As a historian, a student of warfare and warriors, and a former soldier, I am deeply saddened by the passing of John Keegan, the preeminent military historian of our time.
Keegan was a soldier’s chronicler; rather than obsessing over the mind-numbing facts and figures that typify conventional campaign histories or producing outsized profiles of near-mythical leaders, John Keegan gave us The Face of Battle, warts and all. And he did it with grace and aplomb. He was capable of producing prose that bordered on the poetic—consider his reflections on the desk-bound scribe: “… the military historian, on whom, as he recounts the extinction of this brave effort or that, falls an awful lethargy, his typewriter keys tapping leadenly on the paper to drive the lines of print, like the waves of a Kitchener battalion failing to take its objective, more and more slowly toward the foot of the page.”
Though Keegan never experienced the sheer terror/pure exaltation of combat, he wrote compellingly and prolifically at the “pointy end of the spear”—he grappled with the nature of the beast, he understood the warrior’s heart. He kenned that technology will never trump the cultural imperative to test ourselves in the crucible of armed conflict: We are as insatiably drawn to it as we are revulsed by it. And today’s assault rifle is still equipped with a bayonet…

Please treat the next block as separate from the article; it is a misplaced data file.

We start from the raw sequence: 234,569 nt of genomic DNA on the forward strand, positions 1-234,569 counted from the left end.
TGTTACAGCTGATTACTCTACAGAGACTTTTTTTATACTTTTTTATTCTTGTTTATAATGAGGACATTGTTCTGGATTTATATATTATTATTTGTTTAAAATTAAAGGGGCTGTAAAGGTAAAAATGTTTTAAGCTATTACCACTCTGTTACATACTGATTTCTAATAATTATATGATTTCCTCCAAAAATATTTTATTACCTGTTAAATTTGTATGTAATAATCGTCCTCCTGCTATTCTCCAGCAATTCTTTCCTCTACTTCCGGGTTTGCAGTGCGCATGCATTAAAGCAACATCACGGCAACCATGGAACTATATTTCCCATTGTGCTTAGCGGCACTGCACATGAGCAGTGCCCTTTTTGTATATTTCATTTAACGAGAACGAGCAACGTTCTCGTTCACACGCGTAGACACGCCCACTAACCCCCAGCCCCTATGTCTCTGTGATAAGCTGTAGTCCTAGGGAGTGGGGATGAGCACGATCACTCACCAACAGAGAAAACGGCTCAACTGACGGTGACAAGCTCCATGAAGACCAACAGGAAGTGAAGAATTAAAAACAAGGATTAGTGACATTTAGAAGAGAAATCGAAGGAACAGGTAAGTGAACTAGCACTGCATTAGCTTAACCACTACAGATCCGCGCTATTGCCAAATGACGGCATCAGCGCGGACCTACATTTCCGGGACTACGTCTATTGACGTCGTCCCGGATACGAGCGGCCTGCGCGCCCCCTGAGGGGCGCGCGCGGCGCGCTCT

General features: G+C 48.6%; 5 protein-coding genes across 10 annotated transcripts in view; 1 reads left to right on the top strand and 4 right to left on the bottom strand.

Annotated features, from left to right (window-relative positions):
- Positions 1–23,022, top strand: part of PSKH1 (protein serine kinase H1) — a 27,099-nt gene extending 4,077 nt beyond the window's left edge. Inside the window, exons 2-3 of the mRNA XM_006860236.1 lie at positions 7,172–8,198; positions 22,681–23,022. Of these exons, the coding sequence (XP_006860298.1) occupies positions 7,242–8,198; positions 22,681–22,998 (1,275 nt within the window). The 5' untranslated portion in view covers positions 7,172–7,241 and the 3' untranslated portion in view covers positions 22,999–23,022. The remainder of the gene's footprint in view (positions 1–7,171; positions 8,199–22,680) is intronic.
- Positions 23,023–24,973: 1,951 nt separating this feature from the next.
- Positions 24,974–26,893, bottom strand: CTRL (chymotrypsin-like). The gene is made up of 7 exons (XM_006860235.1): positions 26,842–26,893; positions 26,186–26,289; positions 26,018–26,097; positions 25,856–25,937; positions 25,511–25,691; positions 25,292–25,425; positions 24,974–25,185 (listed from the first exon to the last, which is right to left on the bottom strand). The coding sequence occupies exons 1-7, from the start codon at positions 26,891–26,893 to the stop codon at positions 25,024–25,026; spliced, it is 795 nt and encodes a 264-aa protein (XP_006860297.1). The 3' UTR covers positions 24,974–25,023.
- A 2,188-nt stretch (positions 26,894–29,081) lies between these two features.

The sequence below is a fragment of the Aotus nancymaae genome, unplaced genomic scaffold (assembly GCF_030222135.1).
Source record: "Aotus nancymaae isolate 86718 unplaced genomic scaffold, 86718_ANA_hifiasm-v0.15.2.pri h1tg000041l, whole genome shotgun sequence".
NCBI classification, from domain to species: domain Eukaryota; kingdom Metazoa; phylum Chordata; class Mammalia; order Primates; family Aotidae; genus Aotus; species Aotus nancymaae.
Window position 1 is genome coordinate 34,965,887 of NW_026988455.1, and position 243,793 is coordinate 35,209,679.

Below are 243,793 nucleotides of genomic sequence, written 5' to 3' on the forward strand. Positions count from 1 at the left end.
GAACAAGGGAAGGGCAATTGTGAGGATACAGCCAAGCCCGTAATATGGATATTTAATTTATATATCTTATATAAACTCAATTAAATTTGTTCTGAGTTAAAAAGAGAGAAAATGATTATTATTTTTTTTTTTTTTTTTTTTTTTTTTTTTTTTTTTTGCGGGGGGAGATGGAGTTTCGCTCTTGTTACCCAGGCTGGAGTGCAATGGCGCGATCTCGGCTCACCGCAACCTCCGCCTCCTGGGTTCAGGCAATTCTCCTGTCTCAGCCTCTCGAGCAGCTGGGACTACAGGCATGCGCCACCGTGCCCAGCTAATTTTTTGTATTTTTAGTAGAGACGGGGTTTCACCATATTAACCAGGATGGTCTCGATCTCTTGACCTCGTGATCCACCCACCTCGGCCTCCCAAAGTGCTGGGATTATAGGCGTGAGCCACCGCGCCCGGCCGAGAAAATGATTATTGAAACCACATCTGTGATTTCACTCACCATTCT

Keegan’s legacy extends far beyond his impressive corpus of nearly two dozen superlative treatises on why (and how) men make war; he has inspired a generation of historians to dig deeper and tell the human side of the story.
John Keegan was truly a scholar, a gentleman, and a gentle man.
Aden Nichols is an independent editor and writer. He is available for print and digital projects: books (academic, narrative/creative nonfiction, memoir, speculative/alternate history, etc.), websites/social media, and business communications. Visit his website (www.LittleFireEditorial.com) or email him at: Aden@LittleFireEditorial.com.